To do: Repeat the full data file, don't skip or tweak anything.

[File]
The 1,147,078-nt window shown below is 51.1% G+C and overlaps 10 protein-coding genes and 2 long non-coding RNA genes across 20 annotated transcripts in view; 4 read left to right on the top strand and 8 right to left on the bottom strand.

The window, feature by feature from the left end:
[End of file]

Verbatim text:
The 1,147,078-nt window shown below is 51.1% G+C and overlaps 10 protein-coding genes and 2 long non-coding RNA genes across 20 annotated transcripts in view; 4 read left to right on the top strand and 8 right to left on the bottom strand.

The window, feature by feature from the left end: